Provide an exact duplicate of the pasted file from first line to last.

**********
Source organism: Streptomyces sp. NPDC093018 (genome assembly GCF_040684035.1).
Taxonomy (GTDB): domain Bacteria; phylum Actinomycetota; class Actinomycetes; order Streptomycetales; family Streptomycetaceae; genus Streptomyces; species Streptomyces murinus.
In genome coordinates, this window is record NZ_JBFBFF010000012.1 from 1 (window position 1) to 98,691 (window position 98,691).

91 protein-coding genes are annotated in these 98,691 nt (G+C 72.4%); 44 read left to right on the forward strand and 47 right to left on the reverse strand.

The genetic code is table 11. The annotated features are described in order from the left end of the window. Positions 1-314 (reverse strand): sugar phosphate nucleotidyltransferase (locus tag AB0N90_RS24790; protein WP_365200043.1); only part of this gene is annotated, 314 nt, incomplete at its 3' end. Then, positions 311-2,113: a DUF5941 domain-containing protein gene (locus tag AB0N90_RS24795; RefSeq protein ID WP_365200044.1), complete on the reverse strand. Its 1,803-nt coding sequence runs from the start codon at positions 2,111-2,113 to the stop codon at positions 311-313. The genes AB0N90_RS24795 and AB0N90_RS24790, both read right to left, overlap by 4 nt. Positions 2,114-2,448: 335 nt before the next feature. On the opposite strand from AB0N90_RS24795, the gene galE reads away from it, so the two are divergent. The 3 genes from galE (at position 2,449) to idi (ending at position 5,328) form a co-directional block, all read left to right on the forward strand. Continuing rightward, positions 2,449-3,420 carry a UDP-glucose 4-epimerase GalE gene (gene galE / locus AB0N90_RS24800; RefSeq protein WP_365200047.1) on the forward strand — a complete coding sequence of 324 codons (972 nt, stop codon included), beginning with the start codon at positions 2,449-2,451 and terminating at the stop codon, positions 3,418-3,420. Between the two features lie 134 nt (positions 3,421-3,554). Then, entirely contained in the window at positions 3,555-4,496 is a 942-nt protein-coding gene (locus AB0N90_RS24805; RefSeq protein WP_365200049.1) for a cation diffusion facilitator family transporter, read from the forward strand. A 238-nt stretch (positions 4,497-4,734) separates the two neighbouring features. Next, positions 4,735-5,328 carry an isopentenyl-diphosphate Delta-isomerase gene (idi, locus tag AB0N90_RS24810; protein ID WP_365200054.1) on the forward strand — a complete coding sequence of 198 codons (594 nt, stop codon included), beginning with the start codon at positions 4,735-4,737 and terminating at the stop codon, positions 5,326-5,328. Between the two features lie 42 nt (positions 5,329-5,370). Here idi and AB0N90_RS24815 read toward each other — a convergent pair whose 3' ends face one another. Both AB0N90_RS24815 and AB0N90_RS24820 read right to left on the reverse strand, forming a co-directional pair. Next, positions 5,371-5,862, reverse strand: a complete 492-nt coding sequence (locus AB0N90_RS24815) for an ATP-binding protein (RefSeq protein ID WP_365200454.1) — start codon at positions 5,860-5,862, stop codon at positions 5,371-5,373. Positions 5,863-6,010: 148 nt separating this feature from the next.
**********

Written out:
Source organism: Streptomyces sp. NPDC093018 (genome assembly GCF_040684035.1).
Taxonomy (GTDB): domain Bacteria; phylum Actinomycetota; class Actinomycetes; order Streptomycetales; family Streptomycetaceae; genus Streptomyces; species Streptomyces murinus.
In genome coordinates, this window is record NZ_JBFBFF010000012.1 from 1 (window position 1) to 98,691 (window position 98,691).

91 protein-coding genes are annotated in these 98,691 nt (G+C 72.4%); 44 read left to right on the forward strand and 47 right to left on the reverse strand.

The genetic code is table 11. The annotated features are described in order from the left end of the window. Positions 1-314 (reverse strand): sugar phosphate nucleotidyltransferase (locus tag AB0N90_RS24790; protein WP_365200043.1); only part of this gene is annotated, 314 nt, incomplete at its 3' end. Then, positions 311-2,113: a DUF5941 domain-containing protein gene (locus tag AB0N90_RS24795; RefSeq protein ID WP_365200044.1), complete on the reverse strand. Its 1,803-nt coding sequence runs from the start codon at positions 2,111-2,113 to the stop codon at positions 311-313. The genes AB0N90_RS24795 and AB0N90_RS24790, both read right to left, overlap by 4 nt. Positions 2,114-2,448: 335 nt before the next feature. On the opposite strand from AB0N90_RS24795, the gene galE reads away from it, so the two are divergent. The 3 genes from galE (at position 2,449) to idi (ending at position 5,328) form a co-directional block, all read left to right on the forward strand. Continuing rightward, positions 2,449-3,420 carry a UDP-glucose 4-epimerase GalE gene (gene galE / locus AB0N90_RS24800; RefSeq protein WP_365200047.1) on the forward strand — a complete coding sequence of 324 codons (972 nt, stop codon included), beginning with the start codon at positions 2,449-2,451 and terminating at the stop codon, positions 3,418-3,420. Between the two features lie 134 nt (positions 3,421-3,554). Then, entirely contained in the window at positions 3,555-4,496 is a 942-nt protein-coding gene (locus AB0N90_RS24805; RefSeq protein WP_365200049.1) for a cation diffusion facilitator family transporter, read from the forward strand. A 238-nt stretch (positions 4,497-4,734) separates the two neighbouring features. Next, positions 4,735-5,328 carry an isopentenyl-diphosphate Delta-isomerase gene (idi, locus tag AB0N90_RS24810; protein ID WP_365200054.1) on the forward strand — a complete coding sequence of 198 codons (594 nt, stop codon included), beginning with the start codon at positions 4,735-4,737 and terminating at the stop codon, positions 5,326-5,328. Between the two features lie 42 nt (positions 5,329-5,370). Here idi and AB0N90_RS24815 read toward each other — a convergent pair whose 3' ends face one another. Both AB0N90_RS24815 and AB0N90_RS24820 read right to left on the reverse strand, forming a co-directional pair. Next, positions 5,371-5,862, reverse strand: a complete 492-nt coding sequence (locus AB0N90_RS24815) for an ATP-binding protein (RefSeq protein ID WP_365200454.1) — start codon at positions 5,860-5,862, stop codon at positions 5,371-5,373. Positions 5,863-6,010: 148 nt separating this feature from the next.